China’s inflation rose less than expected for the month of December, official data showed on Thursday.
The country’s December producer inflation rose 0.9 percent on-year, lower than the 1.6 percent economists were expecting in a Reuters poll. The Producer Price Index — which measures price increases before they reach the consumer — grew 2.7 percent in November.
China’s December consumer inflation (CPI) — a gauge of prices for goods and services — rose 1.9 percent on year, lower than economists’ expectations of a 2.1 percent growth, according to a Reuters’ poll. The CPI rose 2.2 percent in November.
While official data indicated China’s economy held up for much of last year, it now appears to be slowing as production metrics and export orders fall amid the country’s trade dispute with the U.S., its largest trading partner.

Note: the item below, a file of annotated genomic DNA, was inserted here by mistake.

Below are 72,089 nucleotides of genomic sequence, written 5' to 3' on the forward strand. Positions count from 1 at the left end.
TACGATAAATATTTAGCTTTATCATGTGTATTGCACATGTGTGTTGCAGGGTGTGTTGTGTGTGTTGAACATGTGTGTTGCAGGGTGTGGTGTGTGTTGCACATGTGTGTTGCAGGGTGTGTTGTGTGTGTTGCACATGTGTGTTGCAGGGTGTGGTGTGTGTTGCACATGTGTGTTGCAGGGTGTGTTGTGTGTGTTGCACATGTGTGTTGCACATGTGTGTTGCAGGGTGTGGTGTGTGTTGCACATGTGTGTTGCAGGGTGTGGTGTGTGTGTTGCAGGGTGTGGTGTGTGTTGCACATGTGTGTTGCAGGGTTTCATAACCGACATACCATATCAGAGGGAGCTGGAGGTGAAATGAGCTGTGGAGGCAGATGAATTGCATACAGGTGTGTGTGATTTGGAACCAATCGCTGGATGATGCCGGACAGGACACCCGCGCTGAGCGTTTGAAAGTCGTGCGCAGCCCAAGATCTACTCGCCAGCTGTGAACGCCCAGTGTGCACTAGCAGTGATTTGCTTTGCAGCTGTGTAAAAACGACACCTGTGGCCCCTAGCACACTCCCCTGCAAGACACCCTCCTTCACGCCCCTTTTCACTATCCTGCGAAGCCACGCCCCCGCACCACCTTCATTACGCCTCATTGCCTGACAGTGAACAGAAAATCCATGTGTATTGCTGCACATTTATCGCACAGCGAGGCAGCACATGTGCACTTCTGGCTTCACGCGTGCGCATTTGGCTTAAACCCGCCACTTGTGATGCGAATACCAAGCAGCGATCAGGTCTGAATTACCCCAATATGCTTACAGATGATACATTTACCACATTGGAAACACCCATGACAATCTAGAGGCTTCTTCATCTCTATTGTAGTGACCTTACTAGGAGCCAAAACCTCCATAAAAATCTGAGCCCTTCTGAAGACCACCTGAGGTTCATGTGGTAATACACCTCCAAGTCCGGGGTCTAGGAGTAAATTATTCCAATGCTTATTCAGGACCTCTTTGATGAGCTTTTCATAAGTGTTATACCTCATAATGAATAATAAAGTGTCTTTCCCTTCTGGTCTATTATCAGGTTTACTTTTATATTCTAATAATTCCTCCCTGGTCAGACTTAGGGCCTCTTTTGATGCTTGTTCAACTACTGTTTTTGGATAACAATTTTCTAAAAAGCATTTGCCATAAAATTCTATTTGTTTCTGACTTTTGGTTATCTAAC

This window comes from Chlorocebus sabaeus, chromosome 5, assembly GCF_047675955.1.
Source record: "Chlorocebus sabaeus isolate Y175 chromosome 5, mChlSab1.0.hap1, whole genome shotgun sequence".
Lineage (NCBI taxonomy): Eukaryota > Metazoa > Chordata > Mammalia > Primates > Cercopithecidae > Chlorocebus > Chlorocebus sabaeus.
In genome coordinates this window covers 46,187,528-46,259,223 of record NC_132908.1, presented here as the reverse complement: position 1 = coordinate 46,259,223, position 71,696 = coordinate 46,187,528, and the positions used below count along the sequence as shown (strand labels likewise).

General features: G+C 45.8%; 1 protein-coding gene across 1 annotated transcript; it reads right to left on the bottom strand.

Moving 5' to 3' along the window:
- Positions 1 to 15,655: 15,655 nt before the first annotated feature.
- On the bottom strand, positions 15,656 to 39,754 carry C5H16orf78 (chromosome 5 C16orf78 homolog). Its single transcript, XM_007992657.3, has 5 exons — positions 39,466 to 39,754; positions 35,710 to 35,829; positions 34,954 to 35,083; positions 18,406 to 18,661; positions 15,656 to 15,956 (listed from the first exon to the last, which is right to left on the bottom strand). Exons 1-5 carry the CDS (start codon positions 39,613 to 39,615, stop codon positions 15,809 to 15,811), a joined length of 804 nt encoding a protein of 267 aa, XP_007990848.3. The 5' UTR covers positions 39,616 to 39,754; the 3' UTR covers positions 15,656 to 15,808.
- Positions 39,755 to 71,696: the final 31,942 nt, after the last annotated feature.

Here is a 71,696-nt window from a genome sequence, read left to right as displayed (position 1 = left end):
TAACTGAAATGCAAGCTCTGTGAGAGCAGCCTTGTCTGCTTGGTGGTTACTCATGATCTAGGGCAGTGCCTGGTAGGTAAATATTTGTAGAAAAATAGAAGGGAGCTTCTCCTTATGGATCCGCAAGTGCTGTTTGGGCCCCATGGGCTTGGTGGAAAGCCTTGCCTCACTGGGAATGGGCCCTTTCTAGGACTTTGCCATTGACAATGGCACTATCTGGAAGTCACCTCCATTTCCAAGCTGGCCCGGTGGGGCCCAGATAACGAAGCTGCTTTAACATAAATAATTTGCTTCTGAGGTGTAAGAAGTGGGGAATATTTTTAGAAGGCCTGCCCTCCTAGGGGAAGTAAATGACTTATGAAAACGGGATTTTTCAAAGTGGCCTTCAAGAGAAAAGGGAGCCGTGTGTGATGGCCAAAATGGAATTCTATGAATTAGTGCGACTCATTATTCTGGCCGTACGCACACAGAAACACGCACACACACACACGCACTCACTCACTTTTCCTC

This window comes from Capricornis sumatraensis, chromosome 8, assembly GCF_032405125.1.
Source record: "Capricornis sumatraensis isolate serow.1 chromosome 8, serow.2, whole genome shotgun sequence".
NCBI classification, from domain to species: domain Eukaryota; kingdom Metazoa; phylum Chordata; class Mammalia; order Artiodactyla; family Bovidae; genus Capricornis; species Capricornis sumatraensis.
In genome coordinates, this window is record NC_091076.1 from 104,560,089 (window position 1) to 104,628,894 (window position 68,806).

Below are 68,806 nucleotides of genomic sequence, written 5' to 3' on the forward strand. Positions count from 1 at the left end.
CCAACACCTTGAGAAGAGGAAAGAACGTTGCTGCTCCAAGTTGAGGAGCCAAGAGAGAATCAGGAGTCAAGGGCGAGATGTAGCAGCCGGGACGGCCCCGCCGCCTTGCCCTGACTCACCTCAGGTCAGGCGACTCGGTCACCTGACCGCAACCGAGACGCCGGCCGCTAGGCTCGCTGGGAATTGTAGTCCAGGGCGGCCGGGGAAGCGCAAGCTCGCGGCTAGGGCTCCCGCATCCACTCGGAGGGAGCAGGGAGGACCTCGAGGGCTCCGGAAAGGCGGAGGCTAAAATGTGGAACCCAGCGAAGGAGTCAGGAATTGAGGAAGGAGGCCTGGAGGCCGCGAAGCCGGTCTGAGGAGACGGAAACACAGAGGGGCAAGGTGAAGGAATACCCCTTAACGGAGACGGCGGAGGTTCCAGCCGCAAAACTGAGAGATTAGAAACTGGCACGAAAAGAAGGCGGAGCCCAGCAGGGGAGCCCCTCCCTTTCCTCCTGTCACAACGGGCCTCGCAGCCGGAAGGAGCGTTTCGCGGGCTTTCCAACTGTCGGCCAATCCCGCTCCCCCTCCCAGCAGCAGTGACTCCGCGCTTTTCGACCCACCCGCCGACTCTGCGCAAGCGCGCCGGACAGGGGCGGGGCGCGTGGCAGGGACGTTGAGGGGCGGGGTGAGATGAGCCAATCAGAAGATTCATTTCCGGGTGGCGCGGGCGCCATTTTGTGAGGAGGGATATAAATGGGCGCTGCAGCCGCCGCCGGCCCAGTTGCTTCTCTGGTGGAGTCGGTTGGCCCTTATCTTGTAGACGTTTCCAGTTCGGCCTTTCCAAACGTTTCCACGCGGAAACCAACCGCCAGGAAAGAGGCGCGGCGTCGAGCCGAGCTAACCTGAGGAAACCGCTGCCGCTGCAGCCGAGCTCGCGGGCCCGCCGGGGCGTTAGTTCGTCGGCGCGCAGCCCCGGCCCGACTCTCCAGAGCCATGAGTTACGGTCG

Beyond the tariffs battle, China’s economy has been facing its own domestic headwinds. Even before U.S. President Donald Trump kicked off the latest escalation in trade tensions, Beijing was already trying to manage a slowdown in its economy after decades of breakneck growth.
Chinese and the U.S. officials concluded another round of trade talks Wednesday, which were extended into a third day.